Reading at home

Tips for supporting your child’s reading at home

  1. Look through the book together before reading it and talk about what it is about, picking out any words that you think they might not know.
  2. Take turns to read pages – it is good for children to hear how fluent reading should sound and that mistakes are made but fixed quickly.
  3. Give your child time before telling them a word – they might fix it themselves and this is good practise for independent reading.
  4. Encourage your child to read a book more than once – it is important for children to have lots of high-success reading to become fluent readers, and fluency leads to better comprehension. Children also enjoy reading books again, as the first time is always the hardest!
  5. As readers, we use 3 sources of information when reading: meaning, sentence structure and print. Good readers ask themselves: Does it make sense? Can we say it like that? (e.g. built, not builded) Does the word on the page look like the word I'm saying?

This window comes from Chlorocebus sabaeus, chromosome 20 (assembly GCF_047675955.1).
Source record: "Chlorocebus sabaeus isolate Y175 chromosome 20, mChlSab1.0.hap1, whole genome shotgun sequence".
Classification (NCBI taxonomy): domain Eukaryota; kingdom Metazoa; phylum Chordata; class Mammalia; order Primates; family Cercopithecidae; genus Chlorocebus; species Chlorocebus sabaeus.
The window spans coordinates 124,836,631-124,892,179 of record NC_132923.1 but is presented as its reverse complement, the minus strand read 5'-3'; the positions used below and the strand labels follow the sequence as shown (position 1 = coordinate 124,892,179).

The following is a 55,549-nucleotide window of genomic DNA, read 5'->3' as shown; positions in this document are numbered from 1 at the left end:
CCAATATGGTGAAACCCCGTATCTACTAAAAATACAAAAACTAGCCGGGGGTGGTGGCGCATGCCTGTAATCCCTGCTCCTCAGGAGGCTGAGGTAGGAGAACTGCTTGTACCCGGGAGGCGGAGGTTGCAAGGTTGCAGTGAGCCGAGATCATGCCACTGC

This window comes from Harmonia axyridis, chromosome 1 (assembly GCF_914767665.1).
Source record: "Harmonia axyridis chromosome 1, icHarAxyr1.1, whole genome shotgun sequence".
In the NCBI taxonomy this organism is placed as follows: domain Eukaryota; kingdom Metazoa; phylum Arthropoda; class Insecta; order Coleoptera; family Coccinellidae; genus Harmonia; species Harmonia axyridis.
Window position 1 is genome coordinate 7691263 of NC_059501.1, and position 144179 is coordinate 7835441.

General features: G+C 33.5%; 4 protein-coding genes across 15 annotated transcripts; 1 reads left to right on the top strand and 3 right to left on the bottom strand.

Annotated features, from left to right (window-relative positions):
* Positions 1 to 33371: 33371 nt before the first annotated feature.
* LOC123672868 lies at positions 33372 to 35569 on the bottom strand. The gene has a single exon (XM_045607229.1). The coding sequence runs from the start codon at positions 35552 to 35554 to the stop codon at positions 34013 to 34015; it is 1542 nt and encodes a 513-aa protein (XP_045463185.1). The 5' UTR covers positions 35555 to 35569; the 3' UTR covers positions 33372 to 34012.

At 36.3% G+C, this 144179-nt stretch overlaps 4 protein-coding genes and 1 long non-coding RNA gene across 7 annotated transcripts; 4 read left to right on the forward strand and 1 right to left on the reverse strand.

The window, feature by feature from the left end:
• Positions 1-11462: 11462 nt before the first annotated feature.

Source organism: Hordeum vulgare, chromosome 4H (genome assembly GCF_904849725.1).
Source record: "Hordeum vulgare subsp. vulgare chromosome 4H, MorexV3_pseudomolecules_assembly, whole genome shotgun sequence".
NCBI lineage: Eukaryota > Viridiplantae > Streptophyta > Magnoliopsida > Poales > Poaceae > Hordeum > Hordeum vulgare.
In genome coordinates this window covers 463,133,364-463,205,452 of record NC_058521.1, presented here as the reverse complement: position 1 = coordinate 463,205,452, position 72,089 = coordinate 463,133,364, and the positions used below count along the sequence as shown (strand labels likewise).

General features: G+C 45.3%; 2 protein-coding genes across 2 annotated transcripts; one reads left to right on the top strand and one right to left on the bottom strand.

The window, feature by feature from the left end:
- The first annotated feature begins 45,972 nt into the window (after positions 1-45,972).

6. Look up and talk about vocabulary that your child does not know.


For information on phonics, please click on the link below:

For ideas on how to share stories with your child, follow the links below:


Questions to ask:


How do you feel about the characters and why?

Would you like to be in the story? Why?

What would you like to ask the characters?

How is the story similar to any other story you’ve read?

Find words that tell you what the character is like.


What have you learnt from reading?

What do you think about what you have read?

Who would like to read about this information?


The table below will help you to see where your child is in terms of fluency and what they can do to improve. Children need to be achieving all number 4 boxes by Year 6.







Word-by-word reading.

Mainly word-by-word with some words grouped together in a 2/3 word phrase.

Groups words together in phrases most of the time, but sometimes only in small phrases.

Groups many words together, rarely making a mistake within a phrase.


Slow, with lots of gaps.

Slow when not sure; long pauses.

Reads at the speed of talking, but sometimes too fast or slow or takes long pauses.

Mostly reads at the speed of talking, speeding up or slowing down on purpose.


Doesn't notice commas, exclamation marks, question marks nor stops at full stops.

Sometimes uses punctuation, but might use it wrong.

Mostly takes notice of the punctuation.

Uses the punctuation appropriately and uses it to help understand how to read the text.


No expression.

Sometimes tries to use expression, but may use it the wrong way.

Tries to use expression often.

Uses expression every time and uses it to help understand the text.